Not everyone SMILES when having their teeth cleaned!
Nothing costs more in the long run like neglect. This is why we promote regular dental re-care visits and cleanings so passionately. But for some people, cleanings are not exactly routine – they are painful!
A visit to the hygienist can be a real deal breaker when it comes to professional dental visits with some people avoiding cleanings at all costs. Technique is a learned skill. For some, it comes naturally, while for others it takes time to really hone their craft.
A good hygienist will be both thorough in their technique and gentle, but understand that dental scaling is often a tedious and time consuming process. The more build-up you have, the longer and more involved the procedure.
You can help predict your next cleaning experience by following some, if not all, of the following advice.
1. The more frequent you have your teeth cleaned professionally, the less buildup there will be and the less tender and sensitive your gums will be.
2. Good home oral hygiene (especially flossing) helps to reduce the tartar accumulation. Oftentimes, using an electric toothbrush will do a more thorough job.
3. Take an anti-inflammatory before and after your appointment to reduce any discomfort during and after the cleaning.
4. Ask if you can have topical numbing spray/gel or have your teeth frozen (anesthetic) during the cleaning.
5. If your teeth are sensitive or you have gum recession, try switching to a toothpaste for sensitive teeth to build up some resistance in the sensitive areas.
6. You can reduce the chance of sensitive gum recession by not wearing them away with harsh toothbrushes, toothpastes or scrubbing action.
7. If you can identify exactly what exactly causes you discomfort during the cleaning (water-sprayer, ultrasonic cleaner etc…), perhaps your hygienist can offer an alternative cleaning method.
8. If you have a lot of tartar buildup, break up the cleaning over 2 or more appointments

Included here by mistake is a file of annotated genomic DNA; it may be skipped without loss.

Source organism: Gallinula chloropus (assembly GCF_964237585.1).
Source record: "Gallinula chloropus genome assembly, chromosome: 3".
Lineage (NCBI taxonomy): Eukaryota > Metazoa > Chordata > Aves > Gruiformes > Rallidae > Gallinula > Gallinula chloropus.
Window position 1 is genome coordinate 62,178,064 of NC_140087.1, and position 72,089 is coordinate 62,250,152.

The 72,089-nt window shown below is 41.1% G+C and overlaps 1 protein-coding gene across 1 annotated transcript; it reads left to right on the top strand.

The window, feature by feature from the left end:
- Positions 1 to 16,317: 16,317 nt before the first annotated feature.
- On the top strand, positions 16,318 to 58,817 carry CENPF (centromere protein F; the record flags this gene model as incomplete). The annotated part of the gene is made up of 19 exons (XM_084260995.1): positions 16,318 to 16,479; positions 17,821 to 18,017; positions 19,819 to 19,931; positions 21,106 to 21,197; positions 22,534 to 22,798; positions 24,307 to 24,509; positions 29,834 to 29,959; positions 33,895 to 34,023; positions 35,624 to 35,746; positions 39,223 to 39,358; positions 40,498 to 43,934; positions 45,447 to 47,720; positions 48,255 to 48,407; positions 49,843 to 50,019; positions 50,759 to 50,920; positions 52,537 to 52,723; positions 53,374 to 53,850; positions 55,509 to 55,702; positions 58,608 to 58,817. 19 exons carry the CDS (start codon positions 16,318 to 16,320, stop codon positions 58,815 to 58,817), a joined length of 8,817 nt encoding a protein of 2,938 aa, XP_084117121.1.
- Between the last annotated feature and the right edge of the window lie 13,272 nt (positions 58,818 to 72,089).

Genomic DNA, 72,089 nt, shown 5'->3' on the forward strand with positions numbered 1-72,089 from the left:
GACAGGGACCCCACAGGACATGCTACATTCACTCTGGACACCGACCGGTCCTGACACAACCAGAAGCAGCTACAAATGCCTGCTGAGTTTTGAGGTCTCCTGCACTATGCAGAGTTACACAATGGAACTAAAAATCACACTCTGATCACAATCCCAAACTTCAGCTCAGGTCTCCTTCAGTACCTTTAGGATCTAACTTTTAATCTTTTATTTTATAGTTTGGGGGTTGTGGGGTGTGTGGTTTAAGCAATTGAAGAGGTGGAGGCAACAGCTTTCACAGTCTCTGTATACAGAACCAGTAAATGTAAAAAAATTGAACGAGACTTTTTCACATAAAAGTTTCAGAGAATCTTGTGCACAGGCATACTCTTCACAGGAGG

9. Sometimes, an earlier appointment in the day will help if you find yourself more fatigued as the day wears on. Worth a try!
10. Ask around. Like any professional skill, it takes time to hone your craft, so to speak. If you feel that you need to switch hygienists, perhaps the office employs more than one or ask your family and friends for a good recommendation.
11. A scolding, judgmental hygienist can also be a painful experience. Advice can be given in a compassionate tone without reducing it to a lecture. Never be intimidated to the point where you let this type of conduct go unanswered. Let the hygienist AND the dentist know how you feel.
12. Do not judge the quality of dental treatment based on the absence of pain afterwards. If it has been a long while since you’ve had your teeth cleaned last, a good, thorough cleaning can leave gums swollen and sore. Your hygienist will tell you what to expect after your cleaning and what you can do to relieve post-cleaning discomfort.
There’s a saying – “A toothbrush can’t remove 6 months worth of tartar 30 minutes before your dental appointment.” Our goal is to help you have the best patient experience possible. Being an engaged advocate for yourself and taking responsibility for a healthier you by using the techniques described above will go a long way in improving your future dental cleanings.